Tuesday, June 19, 2012

Andy Statman Becomes National Heritage Fellow

The Breslov Center wishes a hearty "mazal tov" to Andy Statman, who is one of our founders and a fellow Uman-traveler. May this well-deserved recognition by the National Endowment of the Arts lead to more brilliant concerts and recordings by a true "mayan ha-misgaber" (fount of creativity), thus to raise the musical consciousness of this and future generations.

From NEA.gov:

2012 NEA National Heritage Fellow - Andy Statman

In the words of the New Yorker, "Andy Statman, clarinet and mandolin virtuoso, is an American visionary." The culmination of decades of creative development, his music expands the boundaries of traditional and improvisational forms.

Born in 1950 into a long line of cantors, composers, and both classical and vaudeville musicians, Statman grew up in Queens, New York. His early musical influences included klezmer records played at family gatherings, Tin Pan Alley and Broadway show tunes, his rabbi in Hebrew school singing Hasidic songs, rock and roll, big band jazz, and classical music. When Statman's older brother started bringing home bluegrass records, Statman took up the guitar and banjo, eventually switching to mandolin under the tutelage of David Grisman.

He was soon performing with local bands at multiple venues and on Sunday afternoons in Washington Square Park. At age 17 -- after hearing Albert Ayler -- Statman began to study saxophone, which he played in free jazz, funk, rock, and Chicago blues bands while expanding his mandolin playing in similar directions. In 1970 he joined the experimental bluegrass group, Country Cooking, followed by a stint with David Bromberg's band, and then another experimental group, Breakfast Special.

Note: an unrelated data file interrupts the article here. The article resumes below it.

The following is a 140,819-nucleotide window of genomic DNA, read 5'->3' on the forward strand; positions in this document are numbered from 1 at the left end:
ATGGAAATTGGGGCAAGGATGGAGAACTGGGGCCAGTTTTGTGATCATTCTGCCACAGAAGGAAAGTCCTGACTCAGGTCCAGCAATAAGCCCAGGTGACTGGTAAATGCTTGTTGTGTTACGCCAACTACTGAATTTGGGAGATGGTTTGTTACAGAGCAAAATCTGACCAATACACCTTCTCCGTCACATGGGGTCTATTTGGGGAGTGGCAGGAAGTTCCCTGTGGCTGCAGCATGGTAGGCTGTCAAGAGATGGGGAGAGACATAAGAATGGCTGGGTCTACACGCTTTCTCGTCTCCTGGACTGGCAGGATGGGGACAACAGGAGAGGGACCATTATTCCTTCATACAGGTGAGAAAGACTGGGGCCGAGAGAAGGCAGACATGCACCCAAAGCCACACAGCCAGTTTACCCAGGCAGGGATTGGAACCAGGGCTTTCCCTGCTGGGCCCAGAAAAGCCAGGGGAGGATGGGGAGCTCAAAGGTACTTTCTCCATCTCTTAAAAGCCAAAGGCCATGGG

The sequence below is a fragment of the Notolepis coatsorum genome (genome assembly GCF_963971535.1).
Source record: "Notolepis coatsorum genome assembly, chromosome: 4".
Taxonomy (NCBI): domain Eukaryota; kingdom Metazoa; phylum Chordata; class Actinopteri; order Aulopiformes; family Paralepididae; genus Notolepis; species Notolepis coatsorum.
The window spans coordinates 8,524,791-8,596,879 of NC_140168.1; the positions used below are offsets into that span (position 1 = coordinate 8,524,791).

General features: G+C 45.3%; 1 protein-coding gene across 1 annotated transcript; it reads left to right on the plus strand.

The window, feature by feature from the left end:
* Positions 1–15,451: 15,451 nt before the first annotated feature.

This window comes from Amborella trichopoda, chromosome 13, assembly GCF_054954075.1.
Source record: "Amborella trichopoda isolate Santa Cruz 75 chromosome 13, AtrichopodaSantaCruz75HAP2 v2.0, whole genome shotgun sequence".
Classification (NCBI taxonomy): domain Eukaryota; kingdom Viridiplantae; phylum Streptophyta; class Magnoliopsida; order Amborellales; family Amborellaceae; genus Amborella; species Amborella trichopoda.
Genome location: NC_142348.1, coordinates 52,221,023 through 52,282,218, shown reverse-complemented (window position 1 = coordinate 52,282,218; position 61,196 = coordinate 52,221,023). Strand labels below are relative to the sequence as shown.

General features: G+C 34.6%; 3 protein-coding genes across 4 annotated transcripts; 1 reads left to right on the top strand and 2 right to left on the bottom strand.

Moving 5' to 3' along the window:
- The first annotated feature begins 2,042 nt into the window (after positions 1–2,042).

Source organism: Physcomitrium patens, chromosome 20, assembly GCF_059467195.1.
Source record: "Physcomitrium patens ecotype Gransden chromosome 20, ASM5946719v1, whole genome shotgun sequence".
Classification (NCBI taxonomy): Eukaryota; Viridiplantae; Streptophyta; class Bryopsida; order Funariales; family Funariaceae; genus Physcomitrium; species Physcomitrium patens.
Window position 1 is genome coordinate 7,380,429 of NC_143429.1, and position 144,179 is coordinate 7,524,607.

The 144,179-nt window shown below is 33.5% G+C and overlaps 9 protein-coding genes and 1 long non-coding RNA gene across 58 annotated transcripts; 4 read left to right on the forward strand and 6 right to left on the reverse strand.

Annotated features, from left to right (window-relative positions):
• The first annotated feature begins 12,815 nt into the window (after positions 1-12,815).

Still broadening his horizons, Statman took up the clarinet and studied Greek, Albanian, and Adzerbaijani music. In 1975, he sought out the legendary klezmer clarinetist and NEA National Heritage Fellow Dave Tarras. Statman became Tarras' protégé, for whom the master wrote a number of melodies. Tarras wanted Statman to carry on his legacy, and bequeathed four of his clarinets to the younger virtuoso.

In the late 1970s Statman recorded his first albums; Jewish Klezmer Music, a recording that became a touchstone for the 1970s klezmer revival; and Flatbush Waltz, a mandolin masterpiece of post-bebop jazz improvisations and ethnically inspired original compositions.

As a clarinetist, Statman began to zero in on the sublimely ecstatic, centuries-old Hasidic melodies that lie at the heart of klezmer music -- melodies that were embedded in the religious path he had come to follow. This led to his galvanizing klezmer music with the spiritually oriented jazz of John Coltrane and Albert Ayler and other musics he had explored.

Statman has appeared on more than 100 recordings, including 20 under his own name. He has recorded and/or toured with the Grateful Dead, Bob Dylan, Ricky Skaggs, Béla Fleck, David Grisman, Itzhak Perlman, Vassar Clements, Stéphane Grappelli, Paul Shaffer, and Kenny Werner. A Grammy nominee, Statman has been the subject of dozens of feature articles, from the New York Times to Billboard toRolling Stone. He gives master classes in colleges and music camps, and has authored several music books and instructional DVDs.

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